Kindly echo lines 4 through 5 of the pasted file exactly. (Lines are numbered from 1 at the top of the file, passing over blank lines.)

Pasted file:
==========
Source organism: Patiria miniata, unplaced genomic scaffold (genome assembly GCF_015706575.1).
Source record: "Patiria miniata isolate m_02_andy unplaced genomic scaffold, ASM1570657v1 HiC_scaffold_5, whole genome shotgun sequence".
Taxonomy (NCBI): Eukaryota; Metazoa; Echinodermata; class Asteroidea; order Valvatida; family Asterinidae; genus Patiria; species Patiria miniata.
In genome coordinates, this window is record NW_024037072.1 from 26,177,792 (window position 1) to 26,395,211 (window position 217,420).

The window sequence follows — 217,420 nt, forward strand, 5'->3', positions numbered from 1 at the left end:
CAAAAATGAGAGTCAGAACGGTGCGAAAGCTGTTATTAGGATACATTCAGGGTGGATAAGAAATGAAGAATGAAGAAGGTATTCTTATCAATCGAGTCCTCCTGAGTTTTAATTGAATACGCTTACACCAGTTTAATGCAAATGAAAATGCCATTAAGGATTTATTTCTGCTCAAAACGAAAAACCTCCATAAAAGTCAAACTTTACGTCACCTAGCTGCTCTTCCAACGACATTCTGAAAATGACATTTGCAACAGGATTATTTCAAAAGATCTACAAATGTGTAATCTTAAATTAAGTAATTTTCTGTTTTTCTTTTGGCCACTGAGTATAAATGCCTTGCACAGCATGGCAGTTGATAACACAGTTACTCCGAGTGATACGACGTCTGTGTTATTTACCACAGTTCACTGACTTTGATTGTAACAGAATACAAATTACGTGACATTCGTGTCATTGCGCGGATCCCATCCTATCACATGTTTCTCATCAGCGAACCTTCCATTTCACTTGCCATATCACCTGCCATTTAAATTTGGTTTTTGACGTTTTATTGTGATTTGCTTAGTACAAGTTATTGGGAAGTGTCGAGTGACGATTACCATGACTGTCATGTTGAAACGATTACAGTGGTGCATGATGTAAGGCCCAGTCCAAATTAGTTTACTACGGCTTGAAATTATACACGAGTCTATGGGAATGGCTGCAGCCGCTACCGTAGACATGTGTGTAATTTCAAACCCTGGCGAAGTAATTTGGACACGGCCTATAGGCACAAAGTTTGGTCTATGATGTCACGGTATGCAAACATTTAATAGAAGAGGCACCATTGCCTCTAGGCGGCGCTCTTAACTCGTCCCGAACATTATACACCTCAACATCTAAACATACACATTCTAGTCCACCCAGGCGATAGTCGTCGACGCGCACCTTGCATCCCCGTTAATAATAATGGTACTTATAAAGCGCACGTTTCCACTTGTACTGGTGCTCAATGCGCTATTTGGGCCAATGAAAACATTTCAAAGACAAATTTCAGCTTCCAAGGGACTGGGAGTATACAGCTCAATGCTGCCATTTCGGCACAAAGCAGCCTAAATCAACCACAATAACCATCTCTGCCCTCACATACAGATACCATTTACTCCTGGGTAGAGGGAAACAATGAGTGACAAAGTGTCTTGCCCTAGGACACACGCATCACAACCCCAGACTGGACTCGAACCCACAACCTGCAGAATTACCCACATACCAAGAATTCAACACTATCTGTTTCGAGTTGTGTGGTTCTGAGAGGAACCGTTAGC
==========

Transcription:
In genome coordinates, this window is record NW_024037072.1 from 26,177,792 (window position 1) to 26,395,211 (window position 217,420).

The window sequence follows — 217,420 nt, forward strand, 5'->3', positions numbered from 1 at the left end: